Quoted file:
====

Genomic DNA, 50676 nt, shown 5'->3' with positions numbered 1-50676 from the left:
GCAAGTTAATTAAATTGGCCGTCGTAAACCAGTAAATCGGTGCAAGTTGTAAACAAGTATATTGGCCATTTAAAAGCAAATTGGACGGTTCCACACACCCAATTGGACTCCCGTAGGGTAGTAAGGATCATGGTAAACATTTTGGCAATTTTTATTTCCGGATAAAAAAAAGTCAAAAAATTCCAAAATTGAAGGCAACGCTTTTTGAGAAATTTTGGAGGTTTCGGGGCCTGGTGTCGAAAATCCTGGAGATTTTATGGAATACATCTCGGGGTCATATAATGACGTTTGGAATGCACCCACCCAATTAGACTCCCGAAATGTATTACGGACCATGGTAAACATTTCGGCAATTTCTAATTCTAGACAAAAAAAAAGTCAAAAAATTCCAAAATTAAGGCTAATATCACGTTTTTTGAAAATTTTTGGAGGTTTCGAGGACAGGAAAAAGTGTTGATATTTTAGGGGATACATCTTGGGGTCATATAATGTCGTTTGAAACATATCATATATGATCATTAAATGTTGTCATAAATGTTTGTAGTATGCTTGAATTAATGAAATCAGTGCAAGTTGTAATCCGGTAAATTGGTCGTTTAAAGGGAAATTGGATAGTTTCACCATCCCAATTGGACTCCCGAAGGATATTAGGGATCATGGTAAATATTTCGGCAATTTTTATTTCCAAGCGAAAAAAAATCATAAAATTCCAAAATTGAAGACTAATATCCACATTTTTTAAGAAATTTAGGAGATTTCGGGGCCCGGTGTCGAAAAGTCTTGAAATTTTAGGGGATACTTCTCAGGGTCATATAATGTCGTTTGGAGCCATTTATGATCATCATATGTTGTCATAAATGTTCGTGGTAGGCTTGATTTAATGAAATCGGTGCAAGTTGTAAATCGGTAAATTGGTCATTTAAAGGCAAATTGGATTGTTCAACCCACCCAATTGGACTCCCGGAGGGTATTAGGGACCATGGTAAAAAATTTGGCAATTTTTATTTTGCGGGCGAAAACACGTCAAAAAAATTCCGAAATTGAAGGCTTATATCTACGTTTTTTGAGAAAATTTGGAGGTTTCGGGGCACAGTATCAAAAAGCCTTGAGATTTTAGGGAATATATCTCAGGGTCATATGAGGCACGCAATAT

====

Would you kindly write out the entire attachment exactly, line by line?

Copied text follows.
Genomic DNA, 50676 nt, shown 5'->3' with positions numbered 1-50676 from the left:
GCAAGTTAATTAAATTGGCCGTCGTAAACCAGTAAATCGGTGCAAGTTGTAAACAAGTATATTGGCCATTTAAAAGCAAATTGGACGGTTCCACACACCCAATTGGACTCCCGTAGGGTAGTAAGGATCATGGTAAACATTTTGGCAATTTTTATTTCCGGATAAAAAAAAGTCAAAAAATTCCAAAATTGAAGGCAACGCTTTTTGAGAAATTTTGGAGGTTTCGGGGCCTGGTGTCGAAAATCCTGGAGATTTTATGGAATACATCTCGGGGTCATATAATGACGTTTGGAATGCACCCACCCAATTAGACTCCCGAAATGTATTACGGACCATGGTAAACATTTCGGCAATTTCTAATTCTAGACAAAAAAAAAGTCAAAAAATTCCAAAATTAAGGCTAATATCACGTTTTTTGAAAATTTTTGGAGGTTTCGAGGACAGGAAAAAGTGTTGATATTTTAGGGGATACATCTTGGGGTCATATAATGTCGTTTGAAACATATCATATATGATCATTAAATGTTGTCATAAATGTTTGTAGTATGCTTGAATTAATGAAATCAGTGCAAGTTGTAATCCGGTAAATTGGTCGTTTAAAGGGAAATTGGATAGTTTCACCATCCCAATTGGACTCCCGAAGGATATTAGGGATCATGGTAAATATTTCGGCAATTTTTATTTCCAAGCGAAAAAAAATCATAAAATTCCAAAATTGAAGACTAATATCCACATTTTTTAAGAAATTTAGGAGATTTCGGGGCCCGGTGTCGAAAAGTCTTGAAATTTTAGGGGATACTTCTCAGGGTCATATAATGTCGTTTGGAGCCATTTATGATCATCATATGTTGTCATAAATGTTCGTGGTAGGCTTGATTTAATGAAATCGGTGCAAGTTGTAAATCGGTAAATTGGTCATTTAAAGGCAAATTGGATTGTTCAACCCACCCAATTGGACTCCCGGAGGGTATTAGGGACCATGGTAAAAAATTTGGCAATTTTTATTTTGCGGGCGAAAACACGTCAAAAAAATTCCGAAATTGAAGGCTTATATCTACGTTTTTTGAGAAAATTTGGAGGTTTCGGGGCACAGTATCAAAAAGCCTTGAGATTTTAGGGAATATATCTCAGGGTCATATGAGGCACGCAATAT